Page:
For a better tomorrow

For a better tomorrow

Rocky roads

For a better tomorrow

In the recent ‘Swachh Bharath’ survey, Bengaluru was ranked as the seventh cleanest City in the country but most Bengalureans don’t seem to agree with this as garbage dumps at every street corner play reminder to the harsh realities. Besides an overload of garbage, mismanaged traffic, poor public transport and lack of quality infrastructure continue to rankle the City.

Now, with the BBMP elections scheduled to be held on August 22, citizens have raised a few pertinent questions that beg for answers and possibly definite solutions. It’s not for nothing, says Meena, a coordinator with ‘Saahas’, that Bengaluru has earned the sobriquet of ‘Garbage City’.

She points out that the City is not free from solid waste due to the lack of decentralised waste management centres. She feels that right now, the only ‘solution’ seems to be dumping garbage on landfills, which is Mandur and Mavallipura, and this reflects the insensitivity of the urban-dwellers.

However, Meena believes that looking at only garbage trucks as a solution will not help solve the issue. She says, “An average urban Indian generates 0.3 to 0.6 kg of waste per day. A ward generates 20 tonnes of waste and every ward should have at least five decentralised centres. This helps as the citizens know how the waste is being segregated and is a long-term solution.” She also doesn’t see any change in the context of elections as she believes that such changes cannot be done overnight and must take place on a continuous basis.

“I have seen the prospective candidates promising cleanliness during their campaigns and in their manifestos as well. They’ve also highlighted the issues of solid waste management. These are two different things.” Another problem that the City is currently facing is urban stress, thanks to the mismanagement of traffic and poor quality of roads. Kshitiz Goliya, a professional, feels that Bengaluru suffers from dismal infrastructure, which the BBMP should invest on.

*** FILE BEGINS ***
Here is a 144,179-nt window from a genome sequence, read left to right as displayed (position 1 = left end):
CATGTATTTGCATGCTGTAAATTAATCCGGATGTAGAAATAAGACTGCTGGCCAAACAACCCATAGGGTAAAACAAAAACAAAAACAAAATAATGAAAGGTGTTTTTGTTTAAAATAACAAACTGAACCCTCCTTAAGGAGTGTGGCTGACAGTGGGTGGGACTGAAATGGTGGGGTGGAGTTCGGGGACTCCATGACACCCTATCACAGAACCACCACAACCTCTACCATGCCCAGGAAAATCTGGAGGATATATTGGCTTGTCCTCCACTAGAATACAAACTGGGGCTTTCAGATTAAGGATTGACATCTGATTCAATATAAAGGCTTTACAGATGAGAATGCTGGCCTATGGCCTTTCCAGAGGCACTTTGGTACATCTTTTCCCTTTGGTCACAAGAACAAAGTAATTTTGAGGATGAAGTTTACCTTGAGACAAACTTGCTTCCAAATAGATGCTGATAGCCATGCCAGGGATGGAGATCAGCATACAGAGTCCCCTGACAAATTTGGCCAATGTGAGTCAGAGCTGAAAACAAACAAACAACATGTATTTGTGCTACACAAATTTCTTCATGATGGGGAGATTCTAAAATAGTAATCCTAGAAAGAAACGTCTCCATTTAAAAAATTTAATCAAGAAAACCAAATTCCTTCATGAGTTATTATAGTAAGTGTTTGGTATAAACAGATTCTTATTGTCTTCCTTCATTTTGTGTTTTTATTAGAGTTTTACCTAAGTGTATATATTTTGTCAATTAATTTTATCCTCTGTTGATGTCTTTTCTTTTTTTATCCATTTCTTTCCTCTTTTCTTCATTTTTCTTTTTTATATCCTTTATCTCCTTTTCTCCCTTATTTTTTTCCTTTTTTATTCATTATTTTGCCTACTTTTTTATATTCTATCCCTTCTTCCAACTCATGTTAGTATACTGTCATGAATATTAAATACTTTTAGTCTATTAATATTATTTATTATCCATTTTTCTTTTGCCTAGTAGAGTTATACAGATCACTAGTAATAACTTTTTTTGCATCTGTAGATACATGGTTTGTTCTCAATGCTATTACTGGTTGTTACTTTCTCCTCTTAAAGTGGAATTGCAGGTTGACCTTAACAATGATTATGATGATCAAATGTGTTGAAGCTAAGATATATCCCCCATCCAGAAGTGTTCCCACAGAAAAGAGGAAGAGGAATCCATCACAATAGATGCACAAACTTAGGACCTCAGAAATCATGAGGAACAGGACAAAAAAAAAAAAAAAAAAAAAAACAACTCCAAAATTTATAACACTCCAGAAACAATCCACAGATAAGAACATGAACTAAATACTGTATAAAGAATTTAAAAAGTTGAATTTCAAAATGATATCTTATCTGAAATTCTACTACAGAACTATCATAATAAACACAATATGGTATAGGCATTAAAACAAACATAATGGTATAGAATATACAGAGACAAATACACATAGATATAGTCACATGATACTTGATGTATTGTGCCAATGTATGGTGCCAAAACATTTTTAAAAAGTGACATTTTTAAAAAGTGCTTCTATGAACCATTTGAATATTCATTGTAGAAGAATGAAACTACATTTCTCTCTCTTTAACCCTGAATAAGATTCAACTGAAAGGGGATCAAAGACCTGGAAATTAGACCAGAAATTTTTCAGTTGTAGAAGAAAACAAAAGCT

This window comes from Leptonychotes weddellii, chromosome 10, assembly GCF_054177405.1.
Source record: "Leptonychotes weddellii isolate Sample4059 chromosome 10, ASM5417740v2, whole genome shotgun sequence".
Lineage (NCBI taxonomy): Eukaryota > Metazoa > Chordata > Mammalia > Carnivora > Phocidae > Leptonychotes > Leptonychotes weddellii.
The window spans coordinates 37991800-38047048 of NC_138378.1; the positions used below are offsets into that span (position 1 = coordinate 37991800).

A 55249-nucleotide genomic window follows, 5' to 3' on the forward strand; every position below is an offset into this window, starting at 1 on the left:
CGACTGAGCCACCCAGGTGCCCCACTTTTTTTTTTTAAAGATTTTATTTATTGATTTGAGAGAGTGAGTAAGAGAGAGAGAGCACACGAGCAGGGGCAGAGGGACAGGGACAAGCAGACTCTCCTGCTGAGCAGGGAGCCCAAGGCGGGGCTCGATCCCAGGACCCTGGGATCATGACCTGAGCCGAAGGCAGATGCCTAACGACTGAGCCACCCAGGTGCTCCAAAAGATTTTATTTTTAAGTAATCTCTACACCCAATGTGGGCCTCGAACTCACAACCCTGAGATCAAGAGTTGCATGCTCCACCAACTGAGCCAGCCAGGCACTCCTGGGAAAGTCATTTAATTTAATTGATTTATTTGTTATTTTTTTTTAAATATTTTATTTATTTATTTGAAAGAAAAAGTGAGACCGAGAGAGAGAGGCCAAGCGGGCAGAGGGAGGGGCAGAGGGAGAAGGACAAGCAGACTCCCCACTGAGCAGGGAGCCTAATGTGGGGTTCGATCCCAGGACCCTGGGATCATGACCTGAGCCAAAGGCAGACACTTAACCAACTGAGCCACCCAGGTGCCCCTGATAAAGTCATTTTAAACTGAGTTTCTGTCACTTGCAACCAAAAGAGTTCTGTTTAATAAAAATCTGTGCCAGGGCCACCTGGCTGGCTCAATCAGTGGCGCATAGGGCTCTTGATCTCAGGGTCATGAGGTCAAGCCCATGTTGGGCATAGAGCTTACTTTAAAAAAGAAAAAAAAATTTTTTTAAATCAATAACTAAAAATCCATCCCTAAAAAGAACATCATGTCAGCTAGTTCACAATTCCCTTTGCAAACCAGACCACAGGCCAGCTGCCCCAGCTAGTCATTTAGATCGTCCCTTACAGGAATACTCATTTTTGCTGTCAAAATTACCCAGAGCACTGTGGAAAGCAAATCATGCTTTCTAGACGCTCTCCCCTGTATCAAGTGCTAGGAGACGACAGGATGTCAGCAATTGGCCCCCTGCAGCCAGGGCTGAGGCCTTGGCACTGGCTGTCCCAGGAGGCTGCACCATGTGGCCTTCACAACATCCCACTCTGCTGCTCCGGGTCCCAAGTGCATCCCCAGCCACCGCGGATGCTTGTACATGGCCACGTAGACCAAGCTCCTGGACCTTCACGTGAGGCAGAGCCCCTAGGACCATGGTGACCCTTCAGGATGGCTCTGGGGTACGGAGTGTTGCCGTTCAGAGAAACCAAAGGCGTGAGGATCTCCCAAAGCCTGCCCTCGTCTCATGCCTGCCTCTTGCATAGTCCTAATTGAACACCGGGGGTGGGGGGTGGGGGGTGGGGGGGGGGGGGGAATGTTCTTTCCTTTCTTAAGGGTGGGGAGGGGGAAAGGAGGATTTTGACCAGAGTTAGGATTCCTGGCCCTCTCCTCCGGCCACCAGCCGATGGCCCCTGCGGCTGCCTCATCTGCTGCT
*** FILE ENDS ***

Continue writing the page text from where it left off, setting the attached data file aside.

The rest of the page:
He rues, “Even arterial roads are in a pathetic state. And public transport must be improved. There are too many AC Volvo buses that many can’t afford. As a result, AC buses run half empty or fully empty and BMTC buses are overcrowded.”

‘Namma Metro’ doesn’t fail to get some attention either. “The Metro rail work is progressing at a slow pace. For a City that prides itself as a tech hub, it should execute the Metro work at a faster pace,” he adds.

However, citizens hope to see substantial changes in Bengaluru after the elections and hope for a brighter tomorrow.

Amol, a student, says that Bengaluru sees only piecemeal changes, which are left in the lurch later on. “The current mess in Bengaluru is worthy of discussion in the Parliament. We need to find ways to better the City in a short span of time. Bengaluru was India’s original ‘Smart City’ but it does not have the basic infrastructure required for that tag.”

He also feels the primary issues that need to be addressed are those that matter for a healthy lifestyle — air pollution, clean water, efficient management of garbage and public healthcare. But apart from a ‘cleaner’ Bengaluru, people also wish to see a ‘kinder’ one, a City that implements schemes catering to the poor rather than just the elite.